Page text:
It's All Academic: The Detachment of President Obama

President Obama possesses a distressing detachment from both his words and actions. His cool demeanor now seems cold. His movie star nonchalance, calculated. His soaring rhetoric, the words of a pastor who has long since stopped believing them.


Yet it is not Obama who has changed. After having had time to watch him make decisions, the world now simply can see and comprehend who he is.

During the campaign, those who saw this dissonance in Barack Obama could be dismissed as partisan. His most strident critics were accused of heartless cynicism, or worse — bald racism. As if critics of the man were driven primarily by his skin color or else hated all things Democrat. Senator Obama had the misfortune of being both.

Those who disagreed did so because of their “reptilian brain,” said Janeane Garofalo.

Barack Obama seemed right. Processing his words through the frontal lobe, they sounded good. Since he wasn’t pressed or questioned, since even Bill O’Reilly seemed beguiled by Barack Obama’s verbal deftness, he rarely had to prove or defend. He was always given enough rhetorical wiggle room. He still is given that room, by the the press anyway. But something always felt wrong. It wasn’t a primal reaction to the “other,” like Olbermann and Garafalo like to claim. It was something ethereal, because Senator Obama had no concrete policies or past accomplishments besides community organizing upon which to stand. His associations aroused some suspicion, but to most they seemed trivial and the press was uninterested.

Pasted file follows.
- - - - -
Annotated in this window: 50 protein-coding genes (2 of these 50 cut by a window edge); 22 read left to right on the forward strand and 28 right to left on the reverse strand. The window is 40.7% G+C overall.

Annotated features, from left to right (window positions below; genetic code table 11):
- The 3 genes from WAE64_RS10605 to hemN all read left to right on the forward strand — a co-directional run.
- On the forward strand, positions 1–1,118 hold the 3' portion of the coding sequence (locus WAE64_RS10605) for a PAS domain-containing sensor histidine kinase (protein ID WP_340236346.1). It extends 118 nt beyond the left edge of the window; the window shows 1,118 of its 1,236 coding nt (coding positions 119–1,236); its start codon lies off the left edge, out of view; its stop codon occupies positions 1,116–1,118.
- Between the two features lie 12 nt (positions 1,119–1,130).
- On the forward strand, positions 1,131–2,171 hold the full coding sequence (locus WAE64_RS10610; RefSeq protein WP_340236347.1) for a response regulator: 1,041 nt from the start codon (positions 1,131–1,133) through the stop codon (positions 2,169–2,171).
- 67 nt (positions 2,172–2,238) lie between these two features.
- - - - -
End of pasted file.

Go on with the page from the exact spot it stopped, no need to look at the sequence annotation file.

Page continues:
His associations seem more important these days — at least to the voters. And they’re providing concrete evidence of why some voters felt discomfort before.

The intangibles manifest now because the rhetorical rubber is meeting the policy road. President Obama still tries to have it all ways, but the constraints of legislation do not let that happen. His words matter now and his actions have consequences.

While the unemployment rate continues to rise, the president extends his indulgent Martha’s Vineyard vacation. Worse, when he returns to work, he promptly goes golfing. Forget the optics of such actions. The actions themselves are callous.

Now 9/11 is here. Who can forget it? Evidently, President Barack Obama can. It’s not just that he seems to want to diminish it with a National Day of Service — turning attention away from those lost and the new era we live in — it’s that he seems to not think the day matters all that much. It was cruel to send Air Force One through Manhattan with a military escort plane over the Statue of Liberty. The people were terrified, and this fear was wrought by their own president’s administration.

In addition, one cannot help but wonder about the timing of President Obama’s address to a joint session of Congress only two days before the 9/11 anniversary. It seems to display a gross lack of perspective. The health care debate won’t be solved in one peppy speech. Congress and Americans were told to sit and listen, not unlike the nation’s schoolchildren this week, and be lectured by the professor in chief.


Some humility in the face of such a great and terrible day would be wise.